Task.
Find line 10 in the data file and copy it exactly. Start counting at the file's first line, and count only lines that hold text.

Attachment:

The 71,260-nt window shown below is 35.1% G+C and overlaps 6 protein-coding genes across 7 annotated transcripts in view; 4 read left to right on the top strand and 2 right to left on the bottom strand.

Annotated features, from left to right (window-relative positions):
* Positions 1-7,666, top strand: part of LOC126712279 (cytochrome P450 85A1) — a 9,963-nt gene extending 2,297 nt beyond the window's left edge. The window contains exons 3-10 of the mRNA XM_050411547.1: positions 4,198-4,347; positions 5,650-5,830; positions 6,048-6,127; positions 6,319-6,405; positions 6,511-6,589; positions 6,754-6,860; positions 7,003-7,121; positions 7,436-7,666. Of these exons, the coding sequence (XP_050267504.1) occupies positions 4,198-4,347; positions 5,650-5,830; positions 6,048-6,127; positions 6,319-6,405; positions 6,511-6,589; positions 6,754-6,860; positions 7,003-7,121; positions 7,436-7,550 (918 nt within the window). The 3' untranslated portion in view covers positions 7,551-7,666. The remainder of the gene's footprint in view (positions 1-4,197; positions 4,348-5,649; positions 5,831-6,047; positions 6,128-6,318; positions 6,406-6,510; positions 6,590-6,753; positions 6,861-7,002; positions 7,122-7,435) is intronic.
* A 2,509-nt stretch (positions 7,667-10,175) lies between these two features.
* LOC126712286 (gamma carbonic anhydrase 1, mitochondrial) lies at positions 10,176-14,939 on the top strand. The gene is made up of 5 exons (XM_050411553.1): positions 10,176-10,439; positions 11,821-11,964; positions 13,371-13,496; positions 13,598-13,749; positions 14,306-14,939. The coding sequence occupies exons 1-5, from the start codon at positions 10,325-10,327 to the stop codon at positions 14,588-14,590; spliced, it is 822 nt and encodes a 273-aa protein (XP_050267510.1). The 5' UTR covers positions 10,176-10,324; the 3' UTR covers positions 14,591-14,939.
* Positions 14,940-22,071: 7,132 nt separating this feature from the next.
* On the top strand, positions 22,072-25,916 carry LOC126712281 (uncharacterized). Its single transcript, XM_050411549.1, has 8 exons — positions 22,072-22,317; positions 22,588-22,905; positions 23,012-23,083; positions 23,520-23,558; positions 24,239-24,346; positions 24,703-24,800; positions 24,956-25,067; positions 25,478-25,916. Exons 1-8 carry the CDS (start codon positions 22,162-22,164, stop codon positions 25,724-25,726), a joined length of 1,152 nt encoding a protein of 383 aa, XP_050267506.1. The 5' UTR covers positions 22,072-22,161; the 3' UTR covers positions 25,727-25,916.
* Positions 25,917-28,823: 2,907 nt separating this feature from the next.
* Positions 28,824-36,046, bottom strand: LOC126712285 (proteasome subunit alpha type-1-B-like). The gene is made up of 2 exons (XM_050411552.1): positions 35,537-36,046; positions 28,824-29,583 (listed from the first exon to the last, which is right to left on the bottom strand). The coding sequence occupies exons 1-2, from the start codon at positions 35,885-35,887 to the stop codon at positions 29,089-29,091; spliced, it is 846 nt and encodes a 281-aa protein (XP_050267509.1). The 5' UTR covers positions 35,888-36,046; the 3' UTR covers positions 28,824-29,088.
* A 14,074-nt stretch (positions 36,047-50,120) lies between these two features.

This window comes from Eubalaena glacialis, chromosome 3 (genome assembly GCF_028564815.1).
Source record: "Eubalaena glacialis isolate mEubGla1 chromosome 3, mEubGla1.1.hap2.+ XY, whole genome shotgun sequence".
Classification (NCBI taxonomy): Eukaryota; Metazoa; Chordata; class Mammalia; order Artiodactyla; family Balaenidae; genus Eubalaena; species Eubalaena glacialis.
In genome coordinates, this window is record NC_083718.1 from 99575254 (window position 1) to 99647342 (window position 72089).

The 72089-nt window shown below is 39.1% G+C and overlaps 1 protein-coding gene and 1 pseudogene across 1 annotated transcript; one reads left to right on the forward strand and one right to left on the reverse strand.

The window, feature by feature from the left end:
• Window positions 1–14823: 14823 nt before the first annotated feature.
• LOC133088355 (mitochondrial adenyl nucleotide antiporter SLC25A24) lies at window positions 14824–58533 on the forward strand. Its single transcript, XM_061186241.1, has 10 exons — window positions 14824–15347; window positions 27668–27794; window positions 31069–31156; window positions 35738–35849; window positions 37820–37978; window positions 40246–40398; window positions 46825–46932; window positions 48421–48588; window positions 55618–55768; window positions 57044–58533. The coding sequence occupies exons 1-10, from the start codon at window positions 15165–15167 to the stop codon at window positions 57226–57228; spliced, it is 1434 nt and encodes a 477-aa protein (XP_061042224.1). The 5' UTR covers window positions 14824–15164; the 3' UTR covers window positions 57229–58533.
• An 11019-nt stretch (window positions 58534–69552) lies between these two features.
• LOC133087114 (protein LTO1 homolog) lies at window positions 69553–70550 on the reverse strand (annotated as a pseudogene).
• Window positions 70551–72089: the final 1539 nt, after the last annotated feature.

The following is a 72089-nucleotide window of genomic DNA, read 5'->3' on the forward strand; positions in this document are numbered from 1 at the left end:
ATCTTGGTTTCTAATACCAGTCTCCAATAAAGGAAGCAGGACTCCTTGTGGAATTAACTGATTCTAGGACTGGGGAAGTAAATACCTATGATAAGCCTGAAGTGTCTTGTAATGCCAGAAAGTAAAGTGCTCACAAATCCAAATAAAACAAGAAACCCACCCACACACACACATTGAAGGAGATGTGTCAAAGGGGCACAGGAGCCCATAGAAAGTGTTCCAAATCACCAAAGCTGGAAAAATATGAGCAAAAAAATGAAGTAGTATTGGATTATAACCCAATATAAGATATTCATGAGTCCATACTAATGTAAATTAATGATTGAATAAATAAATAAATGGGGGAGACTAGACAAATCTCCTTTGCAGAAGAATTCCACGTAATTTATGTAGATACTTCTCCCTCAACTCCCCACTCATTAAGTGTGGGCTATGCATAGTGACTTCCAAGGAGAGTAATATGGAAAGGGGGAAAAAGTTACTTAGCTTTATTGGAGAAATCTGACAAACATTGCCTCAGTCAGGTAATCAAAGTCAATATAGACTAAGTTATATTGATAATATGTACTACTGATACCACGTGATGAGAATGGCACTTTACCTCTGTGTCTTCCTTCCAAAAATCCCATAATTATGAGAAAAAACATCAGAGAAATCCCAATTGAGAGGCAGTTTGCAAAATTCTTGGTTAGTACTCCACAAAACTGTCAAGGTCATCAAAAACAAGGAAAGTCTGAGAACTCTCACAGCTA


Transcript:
* A 14,074-nt stretch (positions 36,047-50,120) lies between these two features.